“I am first-gen, the first person to apply and attend college — it’s also the first time I have my own space, my own room. I didn’t have prom, I didn’t have the walking across the stage to get my high school diploma that would have been a symbolic proof that my parents’ sacrifice was worth it. I wanted this to be a bilingual poem because at home my world is Spanish, we speak Spanish all the time; at school it’s all English. And both of those languages is who I am. I also wanted to pay homage to my parents for all their sacrifices.”
Jasmine Pinedo, 18. A sociology major living at home in East Los Angeles. Her hand-drawn sketch depicts her as the main character, with images of a battery losing its charge and slowly recharging as the year progresses. At home, she had to manage wrapping up her senior year online, starting college virtually, coming to terms about babysitting her 9-year-old sister and two of her neighbor’s kids. Then there was navigating the stress brought by her parents’ COVID-19 positive tests. Both of her parents are safe now and back at work.
“It was tough during the summer, more towards the end of my senior year, I felt my mental health was impacted. In December, my parents got COVID, and we had to quarantine in our small apartment, I was getting about three hours of sleep, worrying that my parents would die because they got sick…a neighbor died of COVID and I had all these thoughts about what if my parents die, and I have to take care of my sister? What’s going to happen to us? Then something clicked. I realized I just had to connect with my younger sibling. I knew I had to become a role model towards my sibling to show her that you never give up, and that you seek for answers when you have problems. I realized I also had more time to do things I loved. I started watching more anime, playing the kalimba, started a collection of Japanese anime and drawing more. I began to enjoy school. When winter quarter started, I started making friends online through this class, and now I’m planning to room with a friend from CHASS First and live near campus in the fall. It was as if my battery was fully charged now.”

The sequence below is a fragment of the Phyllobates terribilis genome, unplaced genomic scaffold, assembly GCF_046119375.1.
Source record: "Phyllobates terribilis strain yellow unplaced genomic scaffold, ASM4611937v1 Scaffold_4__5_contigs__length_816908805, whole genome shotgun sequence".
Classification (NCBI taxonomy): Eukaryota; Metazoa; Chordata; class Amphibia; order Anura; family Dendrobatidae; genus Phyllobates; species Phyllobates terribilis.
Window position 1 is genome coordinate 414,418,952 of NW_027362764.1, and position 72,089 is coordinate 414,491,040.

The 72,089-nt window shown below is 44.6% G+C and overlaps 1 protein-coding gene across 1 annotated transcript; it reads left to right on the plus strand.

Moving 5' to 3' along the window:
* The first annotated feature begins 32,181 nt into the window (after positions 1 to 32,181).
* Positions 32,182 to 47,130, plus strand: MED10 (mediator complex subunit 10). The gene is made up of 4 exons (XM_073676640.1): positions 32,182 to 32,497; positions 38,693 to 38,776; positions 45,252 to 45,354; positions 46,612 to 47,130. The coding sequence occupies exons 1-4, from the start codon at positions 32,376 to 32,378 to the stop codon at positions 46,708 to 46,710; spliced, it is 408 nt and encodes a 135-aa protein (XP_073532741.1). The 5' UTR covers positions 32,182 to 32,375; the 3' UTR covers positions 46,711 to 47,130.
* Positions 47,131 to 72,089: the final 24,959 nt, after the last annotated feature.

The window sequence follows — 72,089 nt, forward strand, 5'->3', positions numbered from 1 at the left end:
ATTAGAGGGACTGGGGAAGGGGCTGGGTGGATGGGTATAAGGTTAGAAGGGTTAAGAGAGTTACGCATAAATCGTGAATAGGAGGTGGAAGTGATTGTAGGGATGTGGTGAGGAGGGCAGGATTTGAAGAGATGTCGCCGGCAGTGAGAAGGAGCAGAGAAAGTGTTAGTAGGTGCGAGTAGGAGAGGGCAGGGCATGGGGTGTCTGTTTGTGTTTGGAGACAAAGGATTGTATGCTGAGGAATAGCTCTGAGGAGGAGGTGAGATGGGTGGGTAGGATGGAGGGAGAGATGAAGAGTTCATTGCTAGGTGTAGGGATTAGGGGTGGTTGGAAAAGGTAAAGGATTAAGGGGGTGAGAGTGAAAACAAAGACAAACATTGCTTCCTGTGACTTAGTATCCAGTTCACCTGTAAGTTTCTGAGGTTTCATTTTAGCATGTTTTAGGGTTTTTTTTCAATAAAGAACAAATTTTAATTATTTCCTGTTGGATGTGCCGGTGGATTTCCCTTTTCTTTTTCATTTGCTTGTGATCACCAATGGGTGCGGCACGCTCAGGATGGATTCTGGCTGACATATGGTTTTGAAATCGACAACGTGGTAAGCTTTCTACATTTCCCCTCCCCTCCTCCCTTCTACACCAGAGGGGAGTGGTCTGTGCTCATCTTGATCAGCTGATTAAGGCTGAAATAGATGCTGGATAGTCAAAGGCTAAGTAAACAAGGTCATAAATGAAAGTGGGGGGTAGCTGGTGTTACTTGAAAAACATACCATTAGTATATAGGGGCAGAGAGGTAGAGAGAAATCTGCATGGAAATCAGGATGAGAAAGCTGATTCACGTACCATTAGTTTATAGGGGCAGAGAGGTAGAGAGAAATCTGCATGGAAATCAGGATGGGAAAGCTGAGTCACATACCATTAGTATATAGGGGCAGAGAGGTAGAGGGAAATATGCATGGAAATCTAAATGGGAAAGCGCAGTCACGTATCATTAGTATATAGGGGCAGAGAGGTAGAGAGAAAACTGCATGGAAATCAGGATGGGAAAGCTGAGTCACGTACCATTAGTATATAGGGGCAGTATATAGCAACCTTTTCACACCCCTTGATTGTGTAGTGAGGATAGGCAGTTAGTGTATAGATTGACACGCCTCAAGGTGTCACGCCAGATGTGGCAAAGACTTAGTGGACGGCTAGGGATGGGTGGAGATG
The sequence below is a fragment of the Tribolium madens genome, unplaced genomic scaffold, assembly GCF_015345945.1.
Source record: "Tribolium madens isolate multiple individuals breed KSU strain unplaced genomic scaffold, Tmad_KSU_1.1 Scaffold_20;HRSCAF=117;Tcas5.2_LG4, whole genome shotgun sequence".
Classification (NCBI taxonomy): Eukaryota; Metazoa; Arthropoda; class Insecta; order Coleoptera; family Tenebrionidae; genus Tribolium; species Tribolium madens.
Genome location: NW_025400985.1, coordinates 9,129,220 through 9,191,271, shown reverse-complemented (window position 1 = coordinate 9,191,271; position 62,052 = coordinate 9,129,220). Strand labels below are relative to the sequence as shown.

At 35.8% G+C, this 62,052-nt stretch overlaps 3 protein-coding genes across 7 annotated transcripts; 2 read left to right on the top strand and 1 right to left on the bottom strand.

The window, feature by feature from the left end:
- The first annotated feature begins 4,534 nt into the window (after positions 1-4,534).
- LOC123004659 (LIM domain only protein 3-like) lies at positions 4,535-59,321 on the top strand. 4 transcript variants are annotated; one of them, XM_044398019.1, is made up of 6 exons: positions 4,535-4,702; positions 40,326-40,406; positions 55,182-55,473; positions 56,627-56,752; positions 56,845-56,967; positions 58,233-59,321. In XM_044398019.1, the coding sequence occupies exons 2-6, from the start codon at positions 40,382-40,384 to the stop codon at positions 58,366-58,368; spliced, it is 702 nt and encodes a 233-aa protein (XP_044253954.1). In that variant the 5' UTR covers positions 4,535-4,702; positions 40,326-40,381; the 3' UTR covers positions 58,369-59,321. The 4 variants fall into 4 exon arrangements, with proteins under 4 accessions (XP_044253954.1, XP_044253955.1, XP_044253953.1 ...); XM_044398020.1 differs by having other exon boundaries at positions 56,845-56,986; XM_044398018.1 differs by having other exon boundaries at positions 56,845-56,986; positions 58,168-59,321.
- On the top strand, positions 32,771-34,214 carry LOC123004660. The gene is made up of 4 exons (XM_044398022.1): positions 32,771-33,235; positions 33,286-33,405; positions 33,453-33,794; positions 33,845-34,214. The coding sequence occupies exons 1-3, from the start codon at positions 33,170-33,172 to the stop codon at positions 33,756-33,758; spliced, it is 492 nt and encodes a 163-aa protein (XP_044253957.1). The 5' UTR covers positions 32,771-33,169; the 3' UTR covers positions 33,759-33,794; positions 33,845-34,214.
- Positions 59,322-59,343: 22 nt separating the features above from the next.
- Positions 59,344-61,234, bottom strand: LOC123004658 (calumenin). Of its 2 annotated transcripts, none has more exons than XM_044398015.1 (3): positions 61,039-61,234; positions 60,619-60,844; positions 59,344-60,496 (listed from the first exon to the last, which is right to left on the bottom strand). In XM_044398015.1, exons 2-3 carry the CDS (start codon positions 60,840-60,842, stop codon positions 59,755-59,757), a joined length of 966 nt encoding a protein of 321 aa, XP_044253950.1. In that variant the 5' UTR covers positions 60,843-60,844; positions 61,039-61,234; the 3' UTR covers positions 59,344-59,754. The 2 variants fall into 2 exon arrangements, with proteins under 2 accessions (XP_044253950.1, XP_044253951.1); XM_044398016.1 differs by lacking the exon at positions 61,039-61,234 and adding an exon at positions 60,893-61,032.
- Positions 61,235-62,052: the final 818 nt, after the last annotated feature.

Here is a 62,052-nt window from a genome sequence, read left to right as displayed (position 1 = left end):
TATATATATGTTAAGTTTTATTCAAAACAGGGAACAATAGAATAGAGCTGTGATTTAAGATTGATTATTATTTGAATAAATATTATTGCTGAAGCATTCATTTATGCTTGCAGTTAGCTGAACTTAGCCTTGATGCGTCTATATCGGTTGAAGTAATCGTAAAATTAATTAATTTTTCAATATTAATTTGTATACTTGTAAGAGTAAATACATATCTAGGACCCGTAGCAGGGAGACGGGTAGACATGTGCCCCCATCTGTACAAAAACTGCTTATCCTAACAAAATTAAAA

Annette Vazquez, 18. An English major living in Moreno Valley. Her 15x19 canvas art piece is a dramatic black and white labyrinth with three warped faces in watercolor. She took inspiration from time warp videos on TikTok, titling her piece “Where Is My Mind?” — the same title of one of her favorite songs.
“The image is me; I’ve felt mentally drained throughout this whole process. I found myself questioning and chose a chaotic background to represent the world right now, then came up with ‘Where Is My Mind’ for the title. It’s a song by Pixies. This past year was tough. The last day of school for me was March 13, 2020. Rumors were that we were going into a worldwide lockdown. I was looking forward to my senior year and all the events. I recorded video on the last day … I remember calling my mom and crying. I love school. While others were happy, that was not the same for me. I don’t really like online learning, then continuing school in an environment that I have never done before was tough, even worse when it came time to choosing a university. UC Santa Cruz was my first choice, but my parents didn’t want me to go far away. You know, being first-gen from a Hispanic family my parents didn’t want to let me go. But now I’m grateful for the decision I made because I love being close to home. I chose UCR and I’m grateful for that decision.”
Anahi Lopez, 18. A film major and is living at home in Delano, in central California. Her film, “A Rainbow After the Storm,” is four-minute video now posted on YouTube. It starts with a girl dreaming of past vacations, time spent hugging friends, only to wind up spending neverending days behind the computer screen.
“I finished high school on my school Chromebook; I graduated through a TV screen, and celebrated on my couch in a cap and gown that only me and my mother saw me in. Now I’m in college, doing the same thing I did in high school, opening my laptop and entering a Zoom meeting … the hard part about this is the routine … but we all have to remember that one day this will all be over… it will lead us to become a rainbow after the storm,” she said in the video.
“My idea for this assignment was to capture the sense of routine. For some time, I was going through this phase that I felt like I couldn’t take a break. I couldn’t distinct the days; they all felt the same to me. I wanted to show that because I know this was likely the same for other students. I took a digital art class in high school, and I fell in love with telling stories through pictures. In this case, through a video. What I would say to others is just to push through, keep going. It’s going to come to an end, and everything is going to get better. I learned about resiliency from my mom; she’s always pushing herself to do better for her children.”